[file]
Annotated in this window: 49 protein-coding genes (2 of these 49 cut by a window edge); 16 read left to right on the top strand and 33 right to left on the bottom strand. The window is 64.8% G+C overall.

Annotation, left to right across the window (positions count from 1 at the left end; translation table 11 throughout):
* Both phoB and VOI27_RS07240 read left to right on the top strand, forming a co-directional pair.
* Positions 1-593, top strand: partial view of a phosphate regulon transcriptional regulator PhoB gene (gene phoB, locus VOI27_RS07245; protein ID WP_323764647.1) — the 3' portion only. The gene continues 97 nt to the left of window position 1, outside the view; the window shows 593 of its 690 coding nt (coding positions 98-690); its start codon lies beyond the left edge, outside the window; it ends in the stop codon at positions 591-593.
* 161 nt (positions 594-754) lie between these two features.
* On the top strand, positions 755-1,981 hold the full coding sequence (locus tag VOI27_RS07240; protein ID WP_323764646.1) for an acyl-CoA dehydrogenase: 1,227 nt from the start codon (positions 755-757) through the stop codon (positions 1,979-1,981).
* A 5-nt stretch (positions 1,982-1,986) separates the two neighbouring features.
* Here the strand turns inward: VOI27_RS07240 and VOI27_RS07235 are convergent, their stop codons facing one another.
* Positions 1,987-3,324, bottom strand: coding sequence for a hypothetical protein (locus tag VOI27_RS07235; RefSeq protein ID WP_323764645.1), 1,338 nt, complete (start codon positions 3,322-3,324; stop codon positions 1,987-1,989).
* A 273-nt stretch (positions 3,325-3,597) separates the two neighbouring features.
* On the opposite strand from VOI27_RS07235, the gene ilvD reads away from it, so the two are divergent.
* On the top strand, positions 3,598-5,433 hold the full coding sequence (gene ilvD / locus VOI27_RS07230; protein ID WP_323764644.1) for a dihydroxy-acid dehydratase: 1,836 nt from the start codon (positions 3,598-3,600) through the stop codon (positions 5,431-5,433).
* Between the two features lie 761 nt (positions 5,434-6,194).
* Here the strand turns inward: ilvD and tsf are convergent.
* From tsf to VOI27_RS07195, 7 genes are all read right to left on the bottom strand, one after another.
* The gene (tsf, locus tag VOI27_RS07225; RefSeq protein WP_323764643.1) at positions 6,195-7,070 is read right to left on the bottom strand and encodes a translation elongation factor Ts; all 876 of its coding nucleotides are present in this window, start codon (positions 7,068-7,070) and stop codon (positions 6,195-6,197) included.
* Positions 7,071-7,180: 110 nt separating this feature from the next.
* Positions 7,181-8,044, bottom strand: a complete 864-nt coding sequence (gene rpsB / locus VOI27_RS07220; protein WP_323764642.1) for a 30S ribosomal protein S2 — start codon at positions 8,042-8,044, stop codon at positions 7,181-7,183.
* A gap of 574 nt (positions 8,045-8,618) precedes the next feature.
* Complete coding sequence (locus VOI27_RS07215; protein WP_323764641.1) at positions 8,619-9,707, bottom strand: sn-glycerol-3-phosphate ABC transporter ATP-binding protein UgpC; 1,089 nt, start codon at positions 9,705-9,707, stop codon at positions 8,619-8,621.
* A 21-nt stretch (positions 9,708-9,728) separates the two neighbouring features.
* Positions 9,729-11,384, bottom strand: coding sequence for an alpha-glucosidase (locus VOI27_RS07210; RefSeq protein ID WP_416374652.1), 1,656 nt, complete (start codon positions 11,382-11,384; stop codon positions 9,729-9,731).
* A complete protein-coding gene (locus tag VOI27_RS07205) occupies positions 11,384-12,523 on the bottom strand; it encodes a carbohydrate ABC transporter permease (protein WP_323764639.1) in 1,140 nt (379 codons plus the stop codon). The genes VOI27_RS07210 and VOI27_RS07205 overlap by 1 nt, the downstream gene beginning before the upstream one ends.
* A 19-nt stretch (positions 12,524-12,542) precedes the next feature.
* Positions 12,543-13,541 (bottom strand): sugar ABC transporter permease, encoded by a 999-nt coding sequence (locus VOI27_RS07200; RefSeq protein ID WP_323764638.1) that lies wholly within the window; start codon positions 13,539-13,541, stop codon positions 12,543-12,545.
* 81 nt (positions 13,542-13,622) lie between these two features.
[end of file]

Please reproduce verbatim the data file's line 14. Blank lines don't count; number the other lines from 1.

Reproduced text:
* Here the strand turns inward: ilvD and tsf are convergent.